People moving or leaving is not necessary a bad thing or                                                                                                                                                                                                                                                                                                                                                                                                                                                                                                                                                                                                                                                                                                                                                                                                                                                                       necessary for a bad reason. No matter how big or how successful a production is, you will do it for only a number of years before you begin to say to yourself maybe I want to try something else. It might not even be because you are not happy there, it might just be because you want to go and try something new. It is just the natural progression of life.
How did you sustain yourself in your early days as an actress?

When you have to keep body and soul together you either get a job to pay the bills or you loaf about and let people take advantage of you. I had an education, I had always been independent and I didn’t want anyone to take over my destiny. So, I got a job. At the time I couldn’t narrow it down to presenting or acting, but I knew I just wanted to be in the ambience of show business. So, I got a job in a production house; I was a gofer, I was carrying equipments and rolling cables. In fact, I was the only girl in the team, and you wear your jean and tee-shirt and work like everybody else. In the beginning, it didn’t matter where I was in front of the camera or behind the camera, as long as it was the media and it was showbiz, I was going to learn, I told myself. Fortunately, for me that paid off, from being a table basher and carrying equipment. I became a full fledge production assistant, later I became a scriptwriter, and it was only a matter of time before they said take go and produce your own show. I learnt by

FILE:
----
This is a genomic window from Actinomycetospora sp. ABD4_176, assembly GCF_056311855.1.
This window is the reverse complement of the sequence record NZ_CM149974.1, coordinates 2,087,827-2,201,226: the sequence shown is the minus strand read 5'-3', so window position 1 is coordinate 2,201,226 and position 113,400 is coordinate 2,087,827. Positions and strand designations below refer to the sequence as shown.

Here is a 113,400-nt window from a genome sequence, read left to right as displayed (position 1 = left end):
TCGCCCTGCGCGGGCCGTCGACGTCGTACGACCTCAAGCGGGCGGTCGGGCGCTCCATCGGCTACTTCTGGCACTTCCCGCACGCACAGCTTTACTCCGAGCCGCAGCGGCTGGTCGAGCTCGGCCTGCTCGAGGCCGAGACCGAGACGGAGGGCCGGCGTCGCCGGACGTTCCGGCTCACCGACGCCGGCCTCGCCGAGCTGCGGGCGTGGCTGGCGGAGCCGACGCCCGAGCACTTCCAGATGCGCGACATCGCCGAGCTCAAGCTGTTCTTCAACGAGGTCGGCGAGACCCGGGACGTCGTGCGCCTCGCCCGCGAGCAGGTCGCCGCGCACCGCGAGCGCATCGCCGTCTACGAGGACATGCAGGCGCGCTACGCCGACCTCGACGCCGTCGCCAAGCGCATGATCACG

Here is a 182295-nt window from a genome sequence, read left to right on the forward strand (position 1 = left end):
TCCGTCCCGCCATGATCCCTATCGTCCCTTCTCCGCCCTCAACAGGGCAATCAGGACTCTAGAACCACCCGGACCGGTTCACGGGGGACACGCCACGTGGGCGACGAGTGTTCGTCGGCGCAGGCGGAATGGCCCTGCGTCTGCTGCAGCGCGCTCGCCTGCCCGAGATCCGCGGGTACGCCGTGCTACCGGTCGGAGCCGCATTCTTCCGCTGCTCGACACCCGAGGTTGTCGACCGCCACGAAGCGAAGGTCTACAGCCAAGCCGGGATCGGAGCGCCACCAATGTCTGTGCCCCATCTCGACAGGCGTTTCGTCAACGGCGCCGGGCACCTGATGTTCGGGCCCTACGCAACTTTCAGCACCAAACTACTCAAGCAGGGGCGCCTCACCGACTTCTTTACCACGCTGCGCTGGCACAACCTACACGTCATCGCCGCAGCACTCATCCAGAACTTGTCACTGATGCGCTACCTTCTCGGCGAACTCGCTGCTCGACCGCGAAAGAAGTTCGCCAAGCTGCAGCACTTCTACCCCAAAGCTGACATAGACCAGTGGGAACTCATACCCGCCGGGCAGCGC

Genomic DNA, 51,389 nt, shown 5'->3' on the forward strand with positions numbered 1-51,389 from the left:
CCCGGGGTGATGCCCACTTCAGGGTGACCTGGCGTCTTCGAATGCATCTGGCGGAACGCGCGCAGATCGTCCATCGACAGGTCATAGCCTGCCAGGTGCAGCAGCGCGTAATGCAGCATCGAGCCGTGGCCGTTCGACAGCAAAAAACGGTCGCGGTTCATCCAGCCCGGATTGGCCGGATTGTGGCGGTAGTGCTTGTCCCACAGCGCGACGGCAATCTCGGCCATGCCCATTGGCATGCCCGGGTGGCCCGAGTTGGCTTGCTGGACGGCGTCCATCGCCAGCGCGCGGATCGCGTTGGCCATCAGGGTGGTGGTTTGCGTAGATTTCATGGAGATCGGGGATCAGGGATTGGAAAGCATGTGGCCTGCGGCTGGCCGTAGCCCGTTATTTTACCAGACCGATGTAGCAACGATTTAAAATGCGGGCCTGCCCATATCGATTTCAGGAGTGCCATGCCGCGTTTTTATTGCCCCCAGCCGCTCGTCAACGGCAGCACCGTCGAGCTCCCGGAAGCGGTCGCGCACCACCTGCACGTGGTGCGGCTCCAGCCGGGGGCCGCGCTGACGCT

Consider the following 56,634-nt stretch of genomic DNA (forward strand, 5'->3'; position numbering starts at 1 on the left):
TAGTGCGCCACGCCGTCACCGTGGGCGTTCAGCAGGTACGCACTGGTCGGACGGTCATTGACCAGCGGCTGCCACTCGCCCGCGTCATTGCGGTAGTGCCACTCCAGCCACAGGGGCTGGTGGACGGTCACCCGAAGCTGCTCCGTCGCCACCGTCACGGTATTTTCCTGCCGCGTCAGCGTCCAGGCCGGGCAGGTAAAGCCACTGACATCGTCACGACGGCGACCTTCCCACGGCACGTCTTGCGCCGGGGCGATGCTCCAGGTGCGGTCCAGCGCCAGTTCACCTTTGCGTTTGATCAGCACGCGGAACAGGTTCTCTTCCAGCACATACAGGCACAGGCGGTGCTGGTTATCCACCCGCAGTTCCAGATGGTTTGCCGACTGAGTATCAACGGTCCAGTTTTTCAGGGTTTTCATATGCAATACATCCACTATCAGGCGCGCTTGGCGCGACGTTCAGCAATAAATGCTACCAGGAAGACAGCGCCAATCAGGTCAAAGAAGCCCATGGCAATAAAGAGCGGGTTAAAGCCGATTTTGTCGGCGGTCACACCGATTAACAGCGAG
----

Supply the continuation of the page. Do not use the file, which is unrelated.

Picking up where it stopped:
watching the experts doing it; I learnt watching Patrick Doyle and Victor Oladokun presenting.
How did you meet Mr. Doyle, as you call him?
I met him at my first official audition in Lagos State because I had
done a production in Jos, Plateau State, before then. School was shut for a very long time; I was bored, I told a friend this is what I
wanted to do and she said I have somebody who can help, let us go to him. We went and he said there is an audition the following week. He asked me to come and try if I could get the role. The moment I walked into the room on the day of the audition, I became intimidated because people seated in that room that day were very big names, people I grew up watching.
Can you mention some names in the room?
Names like Yemi Solade, Funsho Alabi, Justus Esiri, Joe Adekwa and then the Patrick Doyle himself. That was the very first time we met, and it was purely business for many years before one thing led to another.